Photo: Justin Sykes of Kaah International Microfinance Services (KIMS) with the cheque for $100,000 after voted winner of the Ethical Finance Innovation Challenge and Awards (EFICA) 2017 in Dubai, UAE on November 15, 2017. Salaam Gateway/Emmy Abdul Alim
DUBAI – Kaah International Microfinance Services (KIMS) has been named the 2017 recipient of the Ethical Finance Innovation Challenge and Awards (EFICA), which is co-organised by Thomson Reuters and Abu Dhabi Islamic Bank.
KIMS beat UK-based asset management firm Arabesque and Malaysia’s retirement savings fund the Employees Provident Fund (EPF) for the $100,000 prize. The two runner-ups received $20,000 each.
The three finalists were selected by an advisory board of Islamic finance experts, out of 100 entries from across the world. Following a final pitch to audience members at the EFICA gala dinner held in Dubai this evening, KIMS won with the majority of the audience’s vote.
This is the fifth consecutive EFICA awarded for innovative solutions that promote ethical practice in the financial services industry.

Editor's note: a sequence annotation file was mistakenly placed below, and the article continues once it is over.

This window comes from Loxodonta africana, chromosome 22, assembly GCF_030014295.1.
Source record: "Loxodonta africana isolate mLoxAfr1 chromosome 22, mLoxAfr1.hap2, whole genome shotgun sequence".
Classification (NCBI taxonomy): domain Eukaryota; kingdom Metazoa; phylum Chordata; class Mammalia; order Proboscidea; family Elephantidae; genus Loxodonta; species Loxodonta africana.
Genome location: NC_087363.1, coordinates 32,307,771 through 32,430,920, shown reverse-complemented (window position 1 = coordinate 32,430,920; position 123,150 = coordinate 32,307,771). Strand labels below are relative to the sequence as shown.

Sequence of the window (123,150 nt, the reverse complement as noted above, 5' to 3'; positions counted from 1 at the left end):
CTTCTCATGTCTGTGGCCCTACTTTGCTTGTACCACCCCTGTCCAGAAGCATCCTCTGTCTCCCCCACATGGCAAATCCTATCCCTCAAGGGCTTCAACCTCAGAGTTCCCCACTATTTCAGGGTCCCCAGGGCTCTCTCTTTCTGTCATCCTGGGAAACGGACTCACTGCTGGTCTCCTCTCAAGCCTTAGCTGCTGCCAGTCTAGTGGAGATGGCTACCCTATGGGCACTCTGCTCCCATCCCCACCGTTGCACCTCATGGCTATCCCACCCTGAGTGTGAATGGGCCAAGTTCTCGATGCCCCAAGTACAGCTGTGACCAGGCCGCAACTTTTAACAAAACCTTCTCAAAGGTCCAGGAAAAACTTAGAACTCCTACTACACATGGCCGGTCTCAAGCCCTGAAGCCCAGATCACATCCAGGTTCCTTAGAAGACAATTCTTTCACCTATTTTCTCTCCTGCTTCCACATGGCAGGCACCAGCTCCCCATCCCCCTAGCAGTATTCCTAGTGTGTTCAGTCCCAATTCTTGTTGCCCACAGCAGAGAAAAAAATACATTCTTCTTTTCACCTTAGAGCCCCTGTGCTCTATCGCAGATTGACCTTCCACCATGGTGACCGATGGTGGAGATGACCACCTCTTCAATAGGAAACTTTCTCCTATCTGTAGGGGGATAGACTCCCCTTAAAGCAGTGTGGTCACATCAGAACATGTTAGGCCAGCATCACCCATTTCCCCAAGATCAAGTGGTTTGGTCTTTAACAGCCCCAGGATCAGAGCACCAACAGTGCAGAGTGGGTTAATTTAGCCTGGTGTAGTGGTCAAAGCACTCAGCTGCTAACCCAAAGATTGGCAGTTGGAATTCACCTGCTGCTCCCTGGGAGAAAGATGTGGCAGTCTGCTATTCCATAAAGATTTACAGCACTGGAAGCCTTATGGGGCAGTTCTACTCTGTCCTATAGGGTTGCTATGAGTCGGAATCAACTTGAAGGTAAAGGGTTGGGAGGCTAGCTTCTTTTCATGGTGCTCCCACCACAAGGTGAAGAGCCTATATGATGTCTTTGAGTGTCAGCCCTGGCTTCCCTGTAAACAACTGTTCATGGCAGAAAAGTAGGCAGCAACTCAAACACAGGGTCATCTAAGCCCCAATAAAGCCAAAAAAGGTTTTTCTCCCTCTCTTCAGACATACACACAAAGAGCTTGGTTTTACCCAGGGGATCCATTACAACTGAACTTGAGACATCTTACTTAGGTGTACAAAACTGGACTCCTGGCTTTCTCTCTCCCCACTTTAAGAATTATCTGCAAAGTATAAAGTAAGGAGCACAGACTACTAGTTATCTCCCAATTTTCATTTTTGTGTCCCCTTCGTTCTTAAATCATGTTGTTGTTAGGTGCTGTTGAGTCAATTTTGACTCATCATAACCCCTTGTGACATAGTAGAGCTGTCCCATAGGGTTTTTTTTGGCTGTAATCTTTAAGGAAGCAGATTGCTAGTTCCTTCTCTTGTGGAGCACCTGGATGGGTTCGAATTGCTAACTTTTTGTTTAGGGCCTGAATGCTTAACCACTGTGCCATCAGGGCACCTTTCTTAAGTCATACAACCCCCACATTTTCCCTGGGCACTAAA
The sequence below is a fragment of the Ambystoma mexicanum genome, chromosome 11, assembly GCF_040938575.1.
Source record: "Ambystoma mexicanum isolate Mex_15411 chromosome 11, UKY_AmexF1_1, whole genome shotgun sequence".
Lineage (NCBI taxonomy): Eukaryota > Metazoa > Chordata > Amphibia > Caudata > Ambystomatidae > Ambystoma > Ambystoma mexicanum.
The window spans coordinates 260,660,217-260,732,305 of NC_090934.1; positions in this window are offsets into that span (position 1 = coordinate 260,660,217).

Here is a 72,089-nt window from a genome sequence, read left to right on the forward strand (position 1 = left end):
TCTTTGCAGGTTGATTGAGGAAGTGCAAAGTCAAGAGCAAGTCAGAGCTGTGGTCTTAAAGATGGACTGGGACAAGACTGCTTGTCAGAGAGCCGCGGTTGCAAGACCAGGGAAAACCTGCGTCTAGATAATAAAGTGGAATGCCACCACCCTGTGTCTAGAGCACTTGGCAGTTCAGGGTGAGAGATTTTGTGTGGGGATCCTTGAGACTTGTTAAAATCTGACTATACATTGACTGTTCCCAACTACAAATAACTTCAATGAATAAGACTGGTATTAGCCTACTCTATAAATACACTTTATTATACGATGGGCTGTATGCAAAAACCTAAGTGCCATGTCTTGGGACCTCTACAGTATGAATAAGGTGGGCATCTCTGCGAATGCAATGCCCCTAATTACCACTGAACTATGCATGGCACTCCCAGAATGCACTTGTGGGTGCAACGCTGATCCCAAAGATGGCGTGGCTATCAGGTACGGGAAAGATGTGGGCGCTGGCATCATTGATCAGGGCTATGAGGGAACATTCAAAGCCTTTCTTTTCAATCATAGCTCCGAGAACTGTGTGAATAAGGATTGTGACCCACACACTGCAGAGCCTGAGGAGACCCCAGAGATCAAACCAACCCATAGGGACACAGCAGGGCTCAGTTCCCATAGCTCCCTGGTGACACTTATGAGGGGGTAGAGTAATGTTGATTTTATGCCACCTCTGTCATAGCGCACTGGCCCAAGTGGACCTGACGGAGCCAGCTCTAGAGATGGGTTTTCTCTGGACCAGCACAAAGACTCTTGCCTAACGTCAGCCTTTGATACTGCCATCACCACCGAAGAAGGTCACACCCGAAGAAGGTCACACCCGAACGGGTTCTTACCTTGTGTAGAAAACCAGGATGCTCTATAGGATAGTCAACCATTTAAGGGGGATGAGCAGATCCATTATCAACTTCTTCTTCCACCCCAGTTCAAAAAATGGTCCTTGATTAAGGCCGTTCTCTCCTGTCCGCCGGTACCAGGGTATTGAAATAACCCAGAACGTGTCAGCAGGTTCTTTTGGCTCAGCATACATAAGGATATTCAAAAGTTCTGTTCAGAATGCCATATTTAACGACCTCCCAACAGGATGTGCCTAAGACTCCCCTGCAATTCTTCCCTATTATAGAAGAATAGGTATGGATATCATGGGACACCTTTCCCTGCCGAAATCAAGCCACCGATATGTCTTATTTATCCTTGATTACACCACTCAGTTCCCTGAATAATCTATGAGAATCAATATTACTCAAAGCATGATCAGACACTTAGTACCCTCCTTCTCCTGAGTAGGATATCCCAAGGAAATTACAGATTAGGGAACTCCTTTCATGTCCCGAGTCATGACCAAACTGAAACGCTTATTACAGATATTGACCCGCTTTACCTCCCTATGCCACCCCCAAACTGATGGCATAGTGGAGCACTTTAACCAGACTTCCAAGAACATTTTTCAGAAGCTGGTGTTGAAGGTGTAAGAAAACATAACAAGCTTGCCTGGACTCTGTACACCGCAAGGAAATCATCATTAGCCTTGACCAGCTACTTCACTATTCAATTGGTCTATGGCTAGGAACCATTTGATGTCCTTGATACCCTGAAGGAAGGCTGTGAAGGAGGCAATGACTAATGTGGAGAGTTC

Dr Ahmad Mohamed Ali Al Madani, the former president of Islamic Development Bank and Islamic Development Bank Group was awarded the EFICA Lifetime Achievement Award for his contribution to the Islamic finance industry.
Formally known as Kaah Islamic Microfinance Institution, KIMS is Somalia’s only dedicated privately-owned microfinance institution, providing responsible and Shariah-compliant financing and micro-savings to micro and small businesses in the country.
According to KIMS, it has provided over $8 million in financing to more than 8,000 Somali entrepreneurs and small and medium-sized enterprises (SMEs) since its launch in 2014. Those who have benefitted include refugee returnees, Internally Displaced Persons and groups at risk of leaving the country in search of work.
Arabesque is behind the free-to-use proprietary tool, Arabesque S-Ray, which assesses the performance of more than 6,000 of the world’s biggest corporations, allowing consumers and investors to make better informed investment decisions through assessing companies based on metrics covering principles of the United Nations Global Compact, Environmental, Social and Governance (ESG) and the types of activities they are involved in.
As one of the world’s largest and oldest pension funds, Malaysia’s Employees Provident Fund (EPF) recently introduced a Shariah-compliant pension scheme for its 15 million members.